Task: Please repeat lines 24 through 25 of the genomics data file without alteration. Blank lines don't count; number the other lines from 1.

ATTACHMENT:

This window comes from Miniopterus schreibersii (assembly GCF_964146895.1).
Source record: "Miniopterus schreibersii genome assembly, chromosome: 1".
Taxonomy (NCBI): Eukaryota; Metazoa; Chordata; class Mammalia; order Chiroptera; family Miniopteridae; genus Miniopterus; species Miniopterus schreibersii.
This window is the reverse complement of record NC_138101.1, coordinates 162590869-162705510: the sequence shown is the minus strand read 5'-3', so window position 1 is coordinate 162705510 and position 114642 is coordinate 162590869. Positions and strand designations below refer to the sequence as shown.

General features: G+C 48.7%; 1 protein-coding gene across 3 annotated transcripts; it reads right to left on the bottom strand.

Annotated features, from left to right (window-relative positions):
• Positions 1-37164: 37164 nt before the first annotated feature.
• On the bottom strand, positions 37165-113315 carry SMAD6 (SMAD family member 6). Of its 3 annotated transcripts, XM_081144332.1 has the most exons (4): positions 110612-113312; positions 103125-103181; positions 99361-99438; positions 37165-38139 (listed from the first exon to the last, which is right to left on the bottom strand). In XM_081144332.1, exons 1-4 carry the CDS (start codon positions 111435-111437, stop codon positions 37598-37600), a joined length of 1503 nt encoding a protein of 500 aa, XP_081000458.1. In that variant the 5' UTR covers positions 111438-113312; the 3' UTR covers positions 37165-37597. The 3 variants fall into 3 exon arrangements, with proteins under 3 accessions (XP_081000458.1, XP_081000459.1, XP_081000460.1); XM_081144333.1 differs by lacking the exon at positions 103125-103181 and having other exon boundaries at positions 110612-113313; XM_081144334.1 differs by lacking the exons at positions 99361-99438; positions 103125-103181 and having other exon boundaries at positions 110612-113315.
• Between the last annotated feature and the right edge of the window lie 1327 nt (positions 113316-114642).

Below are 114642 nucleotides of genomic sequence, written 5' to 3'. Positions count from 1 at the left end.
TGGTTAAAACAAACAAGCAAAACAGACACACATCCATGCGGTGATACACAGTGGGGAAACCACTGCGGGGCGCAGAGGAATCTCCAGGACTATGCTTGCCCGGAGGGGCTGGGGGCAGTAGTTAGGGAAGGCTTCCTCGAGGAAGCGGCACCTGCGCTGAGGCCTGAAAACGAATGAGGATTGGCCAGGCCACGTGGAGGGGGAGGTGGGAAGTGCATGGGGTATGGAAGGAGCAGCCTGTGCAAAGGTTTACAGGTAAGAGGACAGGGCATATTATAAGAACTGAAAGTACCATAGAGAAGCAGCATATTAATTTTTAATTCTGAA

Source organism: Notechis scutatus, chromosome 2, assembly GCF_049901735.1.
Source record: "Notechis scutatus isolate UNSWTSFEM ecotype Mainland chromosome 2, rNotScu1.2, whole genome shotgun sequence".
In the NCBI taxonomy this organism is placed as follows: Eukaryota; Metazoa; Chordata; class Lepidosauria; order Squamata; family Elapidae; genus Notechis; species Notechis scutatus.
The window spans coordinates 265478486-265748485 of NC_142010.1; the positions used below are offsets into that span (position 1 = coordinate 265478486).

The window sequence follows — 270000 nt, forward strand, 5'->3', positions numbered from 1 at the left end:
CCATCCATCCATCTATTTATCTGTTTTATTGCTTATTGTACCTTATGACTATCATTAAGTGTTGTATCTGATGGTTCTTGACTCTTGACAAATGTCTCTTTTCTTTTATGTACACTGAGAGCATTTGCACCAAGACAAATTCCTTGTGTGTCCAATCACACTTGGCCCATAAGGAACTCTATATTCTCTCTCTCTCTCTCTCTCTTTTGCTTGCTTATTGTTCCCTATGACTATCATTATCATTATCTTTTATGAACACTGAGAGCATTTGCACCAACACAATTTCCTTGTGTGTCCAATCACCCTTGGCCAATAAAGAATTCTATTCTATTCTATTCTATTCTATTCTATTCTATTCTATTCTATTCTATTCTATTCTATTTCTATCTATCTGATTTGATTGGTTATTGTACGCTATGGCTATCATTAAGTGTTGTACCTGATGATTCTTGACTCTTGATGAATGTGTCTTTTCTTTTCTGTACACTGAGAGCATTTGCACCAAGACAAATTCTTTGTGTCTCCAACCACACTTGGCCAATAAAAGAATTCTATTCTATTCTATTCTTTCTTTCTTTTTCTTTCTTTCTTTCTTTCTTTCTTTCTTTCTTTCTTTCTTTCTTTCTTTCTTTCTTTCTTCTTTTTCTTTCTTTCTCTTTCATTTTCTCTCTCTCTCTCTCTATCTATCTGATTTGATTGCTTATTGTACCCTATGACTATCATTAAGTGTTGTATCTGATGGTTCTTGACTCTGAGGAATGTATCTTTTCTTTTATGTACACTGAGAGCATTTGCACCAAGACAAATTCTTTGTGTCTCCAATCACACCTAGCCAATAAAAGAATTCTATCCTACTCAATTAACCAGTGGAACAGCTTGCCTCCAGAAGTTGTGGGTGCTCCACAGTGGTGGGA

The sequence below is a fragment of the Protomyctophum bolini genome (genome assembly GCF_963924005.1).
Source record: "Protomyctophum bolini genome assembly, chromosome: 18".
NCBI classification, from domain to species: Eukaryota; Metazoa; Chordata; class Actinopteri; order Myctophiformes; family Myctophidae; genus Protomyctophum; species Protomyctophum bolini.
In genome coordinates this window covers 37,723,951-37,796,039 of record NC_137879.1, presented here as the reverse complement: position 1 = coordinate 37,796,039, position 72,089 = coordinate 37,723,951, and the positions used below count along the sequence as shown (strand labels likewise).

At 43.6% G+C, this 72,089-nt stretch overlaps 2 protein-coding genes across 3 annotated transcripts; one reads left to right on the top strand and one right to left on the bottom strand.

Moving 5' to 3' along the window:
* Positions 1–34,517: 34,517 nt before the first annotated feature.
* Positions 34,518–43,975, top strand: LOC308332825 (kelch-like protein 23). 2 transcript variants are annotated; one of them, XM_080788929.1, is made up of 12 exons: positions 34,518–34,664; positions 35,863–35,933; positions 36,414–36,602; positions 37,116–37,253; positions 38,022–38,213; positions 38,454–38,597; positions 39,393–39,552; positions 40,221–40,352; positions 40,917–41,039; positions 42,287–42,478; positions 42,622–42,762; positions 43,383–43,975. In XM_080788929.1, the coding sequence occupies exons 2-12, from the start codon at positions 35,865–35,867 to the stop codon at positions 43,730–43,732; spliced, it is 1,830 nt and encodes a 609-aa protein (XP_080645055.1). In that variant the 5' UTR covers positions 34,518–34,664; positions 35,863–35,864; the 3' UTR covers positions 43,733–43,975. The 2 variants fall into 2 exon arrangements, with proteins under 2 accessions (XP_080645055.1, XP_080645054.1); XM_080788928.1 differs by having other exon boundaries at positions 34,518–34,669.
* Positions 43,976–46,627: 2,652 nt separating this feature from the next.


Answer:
* Positions 1–34,517: 34,517 nt before the first annotated feature.
* Positions 34,518–43,975, top strand: LOC308332825 (kelch-like protein 23). 2 transcript variants are annotated; one of them, XM_080788929.1, is made up of 12 exons: positions 34,518–34,664; positions 35,863–35,933; positions 36,414–36,602; positions 37,116–37,253; positions 38,022–38,213; positions 38,454–38,597; positions 39,393–39,552; positions 40,221–40,352; positions 40,917–41,039; positions 42,287–42,478; positions 42,622–42,762; positions 43,383–43,975. In XM_080788929.1, the coding sequence occupies exons 2-12, from the start codon at positions 35,865–35,867 to the stop codon at positions 43,730–43,732; spliced, it is 1,830 nt and encodes a 609-aa protein (XP_080645055.1). In that variant the 5' UTR covers positions 34,518–34,664; positions 35,863–35,864; the 3' UTR covers positions 43,733–43,975. The 2 variants fall into 2 exon arrangements, with proteins under 2 accessions (XP_080645055.1, XP_080645054.1); XM_080788928.1 differs by having other exon boundaries at positions 34,518–34,669.